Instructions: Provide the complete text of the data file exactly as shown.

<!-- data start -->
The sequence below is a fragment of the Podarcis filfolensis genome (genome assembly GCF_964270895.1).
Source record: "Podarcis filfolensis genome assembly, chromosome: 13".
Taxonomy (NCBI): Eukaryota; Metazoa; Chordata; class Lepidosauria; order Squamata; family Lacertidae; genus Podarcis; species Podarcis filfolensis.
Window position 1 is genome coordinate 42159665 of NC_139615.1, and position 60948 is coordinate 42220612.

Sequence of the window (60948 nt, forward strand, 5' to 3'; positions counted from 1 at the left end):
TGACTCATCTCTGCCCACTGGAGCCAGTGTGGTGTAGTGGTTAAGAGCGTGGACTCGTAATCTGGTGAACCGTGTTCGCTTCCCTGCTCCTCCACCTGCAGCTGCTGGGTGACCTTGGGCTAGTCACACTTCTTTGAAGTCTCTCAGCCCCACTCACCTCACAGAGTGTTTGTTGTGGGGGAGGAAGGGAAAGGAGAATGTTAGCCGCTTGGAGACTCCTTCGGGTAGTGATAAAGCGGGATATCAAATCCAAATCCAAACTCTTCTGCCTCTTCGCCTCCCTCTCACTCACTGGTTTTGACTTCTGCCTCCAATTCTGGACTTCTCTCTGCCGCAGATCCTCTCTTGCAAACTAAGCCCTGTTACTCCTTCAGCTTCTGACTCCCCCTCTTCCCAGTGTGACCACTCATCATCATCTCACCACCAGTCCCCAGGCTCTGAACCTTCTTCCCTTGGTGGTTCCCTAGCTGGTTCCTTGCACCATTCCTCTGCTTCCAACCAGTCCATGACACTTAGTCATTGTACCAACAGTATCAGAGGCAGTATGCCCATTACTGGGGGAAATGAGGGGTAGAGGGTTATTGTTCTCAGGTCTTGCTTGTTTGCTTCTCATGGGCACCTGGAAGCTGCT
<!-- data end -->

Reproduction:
The sequence below is a fragment of the Podarcis filfolensis genome (genome assembly GCF_964270895.1).
Source record: "Podarcis filfolensis genome assembly, chromosome: 13".
Taxonomy (NCBI): Eukaryota; Metazoa; Chordata; class Lepidosauria; order Squamata; family Lacertidae; genus Podarcis; species Podarcis filfolensis.
Window position 1 is genome coordinate 42159665 of NC_139615.1, and position 60948 is coordinate 42220612.

Sequence of the window (60948 nt, forward strand, 5' to 3'; positions counted from 1 at the left end):
TGACTCATCTCTGCCCACTGGAGCCAGTGTGGTGTAGTGGTTAAGAGCGTGGACTCGTAATCTGGTGAACCGTGTTCGCTTCCCTGCTCCTCCACCTGCAGCTGCTGGGTGACCTTGGGCTAGTCACACTTCTTTGAAGTCTCTCAGCCCCACTCACCTCACAGAGTGTTTGTTGTGGGGGAGGAAGGGAAAGGAGAATGTTAGCCGCTTGGAGACTCCTTCGGGTAGTGATAAAGCGGGATATCAAATCCAAATCCAAACTCTTCTGCCTCTTCGCCTCCCTCTCACTCACTGGTTTTGACTTCTGCCTCCAATTCTGGACTTCTCTCTGCCGCAGATCCTCTCTTGCAAACTAAGCCCTGTTACTCCTTCAGCTTCTGACTCCCCCTCTTCCCAGTGTGACCACTCATCATCATCTCACCACCAGTCCCCAGGCTCTGAACCTTCTTCCCTTGGTGGTTCCCTAGCTGGTTCCTTGCACCATTCCTCTGCTTCCAACCAGTCCATGACACTTAGTCATTGTACCAACAGTATCAGAGGCAGTATGCCCATTACTGGGGGAAATGAGGGGTAGAGGGTTATTGTTCTCAGGTCTTGCTTGTTTGCTTCTCATGGGCACCTGGAAGCTGCT